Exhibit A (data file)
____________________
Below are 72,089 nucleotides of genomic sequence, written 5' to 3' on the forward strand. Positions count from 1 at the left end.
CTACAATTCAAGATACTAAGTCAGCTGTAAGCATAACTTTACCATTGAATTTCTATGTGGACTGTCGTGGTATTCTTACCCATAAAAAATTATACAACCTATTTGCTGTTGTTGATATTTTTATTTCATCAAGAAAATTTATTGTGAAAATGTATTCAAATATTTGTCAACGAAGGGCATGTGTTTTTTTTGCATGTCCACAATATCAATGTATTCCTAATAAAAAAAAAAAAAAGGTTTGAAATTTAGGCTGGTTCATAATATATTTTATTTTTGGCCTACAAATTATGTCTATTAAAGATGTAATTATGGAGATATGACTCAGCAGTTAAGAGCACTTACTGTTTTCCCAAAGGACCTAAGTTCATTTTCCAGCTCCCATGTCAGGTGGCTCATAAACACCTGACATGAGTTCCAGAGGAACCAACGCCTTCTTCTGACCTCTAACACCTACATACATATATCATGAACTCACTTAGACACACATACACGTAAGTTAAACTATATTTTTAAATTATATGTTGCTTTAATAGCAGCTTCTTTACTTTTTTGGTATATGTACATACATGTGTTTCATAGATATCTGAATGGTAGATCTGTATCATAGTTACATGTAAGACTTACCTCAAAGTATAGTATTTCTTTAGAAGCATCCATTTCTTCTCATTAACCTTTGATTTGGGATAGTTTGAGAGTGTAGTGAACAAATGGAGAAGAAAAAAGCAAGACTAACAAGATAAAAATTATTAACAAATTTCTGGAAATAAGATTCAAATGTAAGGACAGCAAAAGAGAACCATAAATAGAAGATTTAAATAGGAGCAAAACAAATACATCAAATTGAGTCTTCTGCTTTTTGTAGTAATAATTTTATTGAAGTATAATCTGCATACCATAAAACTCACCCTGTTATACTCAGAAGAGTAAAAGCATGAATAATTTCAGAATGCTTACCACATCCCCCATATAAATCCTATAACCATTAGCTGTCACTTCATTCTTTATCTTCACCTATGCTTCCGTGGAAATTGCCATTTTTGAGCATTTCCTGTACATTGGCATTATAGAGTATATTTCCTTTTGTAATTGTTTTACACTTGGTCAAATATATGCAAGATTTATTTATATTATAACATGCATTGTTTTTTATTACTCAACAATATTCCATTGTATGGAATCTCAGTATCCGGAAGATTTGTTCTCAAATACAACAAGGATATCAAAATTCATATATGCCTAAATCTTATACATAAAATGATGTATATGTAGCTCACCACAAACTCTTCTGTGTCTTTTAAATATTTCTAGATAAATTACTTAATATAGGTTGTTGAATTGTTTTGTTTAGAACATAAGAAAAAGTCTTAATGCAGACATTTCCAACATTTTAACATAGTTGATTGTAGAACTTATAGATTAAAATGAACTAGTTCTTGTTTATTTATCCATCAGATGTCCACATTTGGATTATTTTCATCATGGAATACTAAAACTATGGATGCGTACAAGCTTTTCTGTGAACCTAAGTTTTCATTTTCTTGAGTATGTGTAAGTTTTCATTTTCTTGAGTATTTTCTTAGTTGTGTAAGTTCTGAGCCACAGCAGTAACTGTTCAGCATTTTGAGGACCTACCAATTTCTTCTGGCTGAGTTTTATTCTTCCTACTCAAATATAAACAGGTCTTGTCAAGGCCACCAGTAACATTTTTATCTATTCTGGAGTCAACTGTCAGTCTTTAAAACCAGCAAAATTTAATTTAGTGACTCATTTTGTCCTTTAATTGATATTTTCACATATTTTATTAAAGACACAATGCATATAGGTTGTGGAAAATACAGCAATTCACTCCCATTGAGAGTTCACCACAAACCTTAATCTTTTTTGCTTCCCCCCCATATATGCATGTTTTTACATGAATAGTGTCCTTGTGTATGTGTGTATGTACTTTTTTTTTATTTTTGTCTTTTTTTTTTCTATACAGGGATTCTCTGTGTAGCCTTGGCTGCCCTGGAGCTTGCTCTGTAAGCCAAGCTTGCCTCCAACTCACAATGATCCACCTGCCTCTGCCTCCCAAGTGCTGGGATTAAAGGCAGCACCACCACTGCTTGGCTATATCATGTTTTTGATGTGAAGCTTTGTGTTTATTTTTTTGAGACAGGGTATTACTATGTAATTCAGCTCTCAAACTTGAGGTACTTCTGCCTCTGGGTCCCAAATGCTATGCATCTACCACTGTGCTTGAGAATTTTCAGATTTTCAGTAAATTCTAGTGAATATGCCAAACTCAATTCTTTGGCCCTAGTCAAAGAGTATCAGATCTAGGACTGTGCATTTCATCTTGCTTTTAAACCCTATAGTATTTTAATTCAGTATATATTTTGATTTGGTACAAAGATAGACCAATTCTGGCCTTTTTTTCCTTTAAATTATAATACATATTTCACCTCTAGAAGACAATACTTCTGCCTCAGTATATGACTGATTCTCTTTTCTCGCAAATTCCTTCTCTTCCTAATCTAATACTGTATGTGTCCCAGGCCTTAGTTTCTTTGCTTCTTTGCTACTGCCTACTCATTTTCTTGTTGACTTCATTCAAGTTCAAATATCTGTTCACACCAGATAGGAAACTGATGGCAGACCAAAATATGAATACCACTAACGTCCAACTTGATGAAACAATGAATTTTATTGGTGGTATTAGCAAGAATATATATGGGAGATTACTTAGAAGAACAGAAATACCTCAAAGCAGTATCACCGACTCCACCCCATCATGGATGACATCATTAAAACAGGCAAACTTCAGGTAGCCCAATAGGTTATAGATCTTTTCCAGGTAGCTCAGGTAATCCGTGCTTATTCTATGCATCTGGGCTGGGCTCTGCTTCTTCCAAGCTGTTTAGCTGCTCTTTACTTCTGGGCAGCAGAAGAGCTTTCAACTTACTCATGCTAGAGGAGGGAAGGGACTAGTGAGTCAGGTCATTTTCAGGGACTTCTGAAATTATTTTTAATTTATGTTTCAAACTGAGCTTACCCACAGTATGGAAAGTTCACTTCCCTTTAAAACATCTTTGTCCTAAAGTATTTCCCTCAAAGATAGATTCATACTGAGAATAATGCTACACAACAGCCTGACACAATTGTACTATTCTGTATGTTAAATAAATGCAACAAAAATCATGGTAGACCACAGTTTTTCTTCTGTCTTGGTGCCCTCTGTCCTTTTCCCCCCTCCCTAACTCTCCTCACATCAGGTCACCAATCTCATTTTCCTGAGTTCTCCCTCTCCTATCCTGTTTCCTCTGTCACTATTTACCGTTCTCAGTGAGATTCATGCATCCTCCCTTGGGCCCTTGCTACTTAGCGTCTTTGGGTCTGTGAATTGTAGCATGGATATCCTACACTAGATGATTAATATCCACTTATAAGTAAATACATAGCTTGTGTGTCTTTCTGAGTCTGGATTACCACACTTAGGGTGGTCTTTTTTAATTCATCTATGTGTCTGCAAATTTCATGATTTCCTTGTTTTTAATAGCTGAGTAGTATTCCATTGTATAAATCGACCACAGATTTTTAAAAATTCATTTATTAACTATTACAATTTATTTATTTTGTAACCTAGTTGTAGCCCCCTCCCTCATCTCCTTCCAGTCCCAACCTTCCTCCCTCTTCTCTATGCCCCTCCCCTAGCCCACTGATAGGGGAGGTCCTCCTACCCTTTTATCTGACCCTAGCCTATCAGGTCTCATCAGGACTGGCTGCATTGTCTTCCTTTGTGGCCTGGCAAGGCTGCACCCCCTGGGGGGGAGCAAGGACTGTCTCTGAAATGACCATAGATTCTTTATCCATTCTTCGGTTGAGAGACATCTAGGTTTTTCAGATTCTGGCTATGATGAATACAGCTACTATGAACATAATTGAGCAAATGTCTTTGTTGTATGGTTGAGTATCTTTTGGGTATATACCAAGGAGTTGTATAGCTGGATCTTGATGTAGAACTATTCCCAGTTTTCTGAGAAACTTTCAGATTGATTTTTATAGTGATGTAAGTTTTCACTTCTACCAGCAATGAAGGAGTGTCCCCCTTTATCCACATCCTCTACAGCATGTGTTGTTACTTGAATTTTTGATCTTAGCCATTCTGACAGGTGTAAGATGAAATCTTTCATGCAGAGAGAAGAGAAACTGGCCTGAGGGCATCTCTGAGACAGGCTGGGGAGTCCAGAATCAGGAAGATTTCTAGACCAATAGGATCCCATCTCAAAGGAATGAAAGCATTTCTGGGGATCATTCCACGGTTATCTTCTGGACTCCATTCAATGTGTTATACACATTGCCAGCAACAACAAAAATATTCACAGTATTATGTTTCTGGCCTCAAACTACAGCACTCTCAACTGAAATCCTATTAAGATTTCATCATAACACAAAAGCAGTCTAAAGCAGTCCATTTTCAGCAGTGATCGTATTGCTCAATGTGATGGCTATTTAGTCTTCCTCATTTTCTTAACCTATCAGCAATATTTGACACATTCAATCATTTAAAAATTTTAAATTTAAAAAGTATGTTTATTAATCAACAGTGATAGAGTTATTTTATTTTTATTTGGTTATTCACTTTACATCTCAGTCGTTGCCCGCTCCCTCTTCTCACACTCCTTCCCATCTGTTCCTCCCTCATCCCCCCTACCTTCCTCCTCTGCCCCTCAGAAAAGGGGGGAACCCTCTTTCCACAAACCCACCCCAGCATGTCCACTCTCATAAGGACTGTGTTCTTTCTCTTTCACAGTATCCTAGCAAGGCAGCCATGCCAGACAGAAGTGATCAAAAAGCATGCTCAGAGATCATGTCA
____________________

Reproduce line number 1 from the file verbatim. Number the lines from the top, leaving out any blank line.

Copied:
Below are 72,089 nucleotides of genomic sequence, written 5' to 3' on the forward strand. Positions count from 1 at the left end.